There are three primary sources of genetic variation, which we will learn more about:
- Mutations are changes in the DNA. A single mutation can have a large effect, but in many cases, evolutionary change is based on the accumulation of many mutations.
- Gene flow is any movement of genes from one population to another and is an important source of genetic variation.
- Sex can introduce new gene combinations into a population. This genetic shuffling is another important source of genetic variation.
LOW GENETIC VARIATION
Genetic variation is the raw material of evolution. Without genetic variation, a population cannot evolve in response to changing environmental variables and, as a result, may face an increased risk of extinction. For example, if a population is exposed to a new disease, selection will act on genes for resistance to the disease if they exist in the population. But if they do not exist—if the right genetic variation is not present—the population will not evolve and could be wiped out by the disease.
As an endangered species dwindles, it loses genetic variation—and even if the species rebounds, its level of genetic variation will not. Genetic variation will only slowly be restored through the accumulation of mutations over many generations. For this reason, an endangered species with low genetic variation may risk extinction long after its population size has recovered.
The risk of extinction or population decline because of low genetic variation is predicted by evolutionary theory. Scientists have not yet found any absolutely clear-cut examples of this in endangered species today, but they continue to investigate the possibility.Evolutionary theory suggests that, for the long-term survival of a species, we need to conserve not just individual members of a species, but also a species’ ability to evolve in the face of changing environmental variables—which means conserving individuals and genetic variation.
A case study of the cheetah, which has famously low genetic variation, suggests the sorts of dangers that are possible. When the captive felines at an Oregon breeding colony for large cats were exposed to a potentially deadly virus, it swept through the cheetah population, killing about 50% as a direct or indirect result of the virus—but none of the lions even developed symptoms.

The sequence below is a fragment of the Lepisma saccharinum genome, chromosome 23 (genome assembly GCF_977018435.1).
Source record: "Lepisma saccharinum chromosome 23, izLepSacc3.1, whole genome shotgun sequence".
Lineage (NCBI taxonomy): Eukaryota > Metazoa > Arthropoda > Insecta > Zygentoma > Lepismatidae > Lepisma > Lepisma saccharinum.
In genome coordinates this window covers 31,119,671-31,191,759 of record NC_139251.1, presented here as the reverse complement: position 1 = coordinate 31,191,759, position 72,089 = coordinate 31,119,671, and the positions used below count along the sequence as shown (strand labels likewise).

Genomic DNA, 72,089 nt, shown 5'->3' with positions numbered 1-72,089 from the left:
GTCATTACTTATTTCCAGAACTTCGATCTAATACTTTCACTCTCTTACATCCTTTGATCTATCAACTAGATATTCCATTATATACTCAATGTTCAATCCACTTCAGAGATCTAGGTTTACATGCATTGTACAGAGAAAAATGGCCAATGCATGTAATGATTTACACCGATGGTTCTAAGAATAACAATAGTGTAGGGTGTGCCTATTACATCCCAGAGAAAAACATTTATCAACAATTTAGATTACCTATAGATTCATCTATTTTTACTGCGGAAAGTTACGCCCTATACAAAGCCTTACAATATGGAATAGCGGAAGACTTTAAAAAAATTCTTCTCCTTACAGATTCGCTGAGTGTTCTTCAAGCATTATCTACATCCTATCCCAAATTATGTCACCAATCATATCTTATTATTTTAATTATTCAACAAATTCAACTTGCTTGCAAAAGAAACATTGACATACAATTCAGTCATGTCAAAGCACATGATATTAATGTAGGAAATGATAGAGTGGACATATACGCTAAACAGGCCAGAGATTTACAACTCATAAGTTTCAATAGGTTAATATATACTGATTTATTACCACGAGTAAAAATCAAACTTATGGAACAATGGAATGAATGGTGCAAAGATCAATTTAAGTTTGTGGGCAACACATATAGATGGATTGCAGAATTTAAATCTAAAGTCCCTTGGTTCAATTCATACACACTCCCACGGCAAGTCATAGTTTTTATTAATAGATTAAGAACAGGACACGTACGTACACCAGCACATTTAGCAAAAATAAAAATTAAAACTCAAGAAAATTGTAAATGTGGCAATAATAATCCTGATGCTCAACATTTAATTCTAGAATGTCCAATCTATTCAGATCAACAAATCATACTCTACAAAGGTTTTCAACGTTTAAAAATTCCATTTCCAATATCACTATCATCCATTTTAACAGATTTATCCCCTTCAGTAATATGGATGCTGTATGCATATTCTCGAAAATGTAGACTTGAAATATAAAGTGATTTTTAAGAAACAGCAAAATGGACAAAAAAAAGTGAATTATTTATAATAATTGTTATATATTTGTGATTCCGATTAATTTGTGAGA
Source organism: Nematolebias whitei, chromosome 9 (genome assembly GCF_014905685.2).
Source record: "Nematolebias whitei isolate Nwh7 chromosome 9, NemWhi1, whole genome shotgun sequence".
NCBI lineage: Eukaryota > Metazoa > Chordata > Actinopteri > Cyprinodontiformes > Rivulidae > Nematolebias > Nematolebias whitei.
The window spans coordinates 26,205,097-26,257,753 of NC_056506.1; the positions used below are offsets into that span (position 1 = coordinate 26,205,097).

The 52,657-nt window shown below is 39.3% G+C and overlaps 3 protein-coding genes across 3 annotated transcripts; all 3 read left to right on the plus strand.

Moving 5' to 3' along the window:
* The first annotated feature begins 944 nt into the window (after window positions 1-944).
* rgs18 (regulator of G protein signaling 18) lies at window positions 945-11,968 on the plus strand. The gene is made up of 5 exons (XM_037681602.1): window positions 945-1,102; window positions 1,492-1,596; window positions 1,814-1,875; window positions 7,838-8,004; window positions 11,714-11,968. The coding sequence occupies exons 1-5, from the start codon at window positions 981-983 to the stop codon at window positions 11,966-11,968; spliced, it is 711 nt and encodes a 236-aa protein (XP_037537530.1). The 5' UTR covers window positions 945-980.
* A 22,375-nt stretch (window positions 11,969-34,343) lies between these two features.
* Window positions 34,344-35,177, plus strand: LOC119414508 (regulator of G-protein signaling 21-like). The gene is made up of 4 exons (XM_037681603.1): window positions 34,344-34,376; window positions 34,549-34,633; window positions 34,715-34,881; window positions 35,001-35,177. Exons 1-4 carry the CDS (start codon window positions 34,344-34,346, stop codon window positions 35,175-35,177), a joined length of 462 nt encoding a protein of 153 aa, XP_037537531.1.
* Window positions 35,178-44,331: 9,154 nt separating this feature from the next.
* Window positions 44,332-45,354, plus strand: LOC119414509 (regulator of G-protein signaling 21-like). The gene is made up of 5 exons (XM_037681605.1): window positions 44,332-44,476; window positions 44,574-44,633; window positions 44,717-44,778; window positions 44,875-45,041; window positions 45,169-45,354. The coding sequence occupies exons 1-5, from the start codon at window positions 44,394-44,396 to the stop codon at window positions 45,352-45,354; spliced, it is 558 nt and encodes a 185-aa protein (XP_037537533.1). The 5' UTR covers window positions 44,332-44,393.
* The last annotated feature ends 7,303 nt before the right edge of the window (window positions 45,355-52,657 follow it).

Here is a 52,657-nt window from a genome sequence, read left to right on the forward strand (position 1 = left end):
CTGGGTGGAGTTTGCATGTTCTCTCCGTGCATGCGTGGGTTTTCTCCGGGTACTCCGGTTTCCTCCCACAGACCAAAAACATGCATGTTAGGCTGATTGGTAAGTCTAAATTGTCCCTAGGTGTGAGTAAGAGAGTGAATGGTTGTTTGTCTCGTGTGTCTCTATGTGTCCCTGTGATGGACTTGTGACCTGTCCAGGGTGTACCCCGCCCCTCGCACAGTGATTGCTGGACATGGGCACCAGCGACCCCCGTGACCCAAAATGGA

Although this example is by no means conclusive, it is possible that the cheetahs’ low genetic variation—unlike the lions’ more extensive variation—meant that none of them had the right immune system gene variants to fend off the disease. Similar epidemics could sweep through other vulnerable species with low genetic variation, increasing their chance of extinction.
HOW DOES GENETIC VARIATION OCCUR IN A POPULATION
Genetic variation occurs through sexual reproduction. Due to the fact that environments are unstable, populations that are genetically variable will be able to adapt to changing situations better than those that do not contain genetic variations.
Sexual reproduction allows for genetic variations to occur through genetic recombination.
Recombination occurs during meiosis and provides a way for producing new combinations of alleles on a single chromosome. Independent assortment during meiosis allows for an indefinite number of combinations of genes. (Example of recombination)
Sexual reproduction makes it possible to assemble favorable gene combinations in a population or to remove unfavorable gene combinations from a population. Populations with more favorable genetic combinations will survive in their environment and reproduce more offspring than those with less favorable genetic combinations.
Mutations are changes in the DNA sequence of a cell’s genome. When mutations occur, they can either have no effect, alter the product of a gene, or prevent the gene from functioning. Based on studies in the fly Drosophila melanogaster, it has been suggested that if a mutation changes a protein produced by a gene, this will probably be harmful, with about 70% of these mutations having damaging effects, and the remainder being either neutral or weakly beneficial.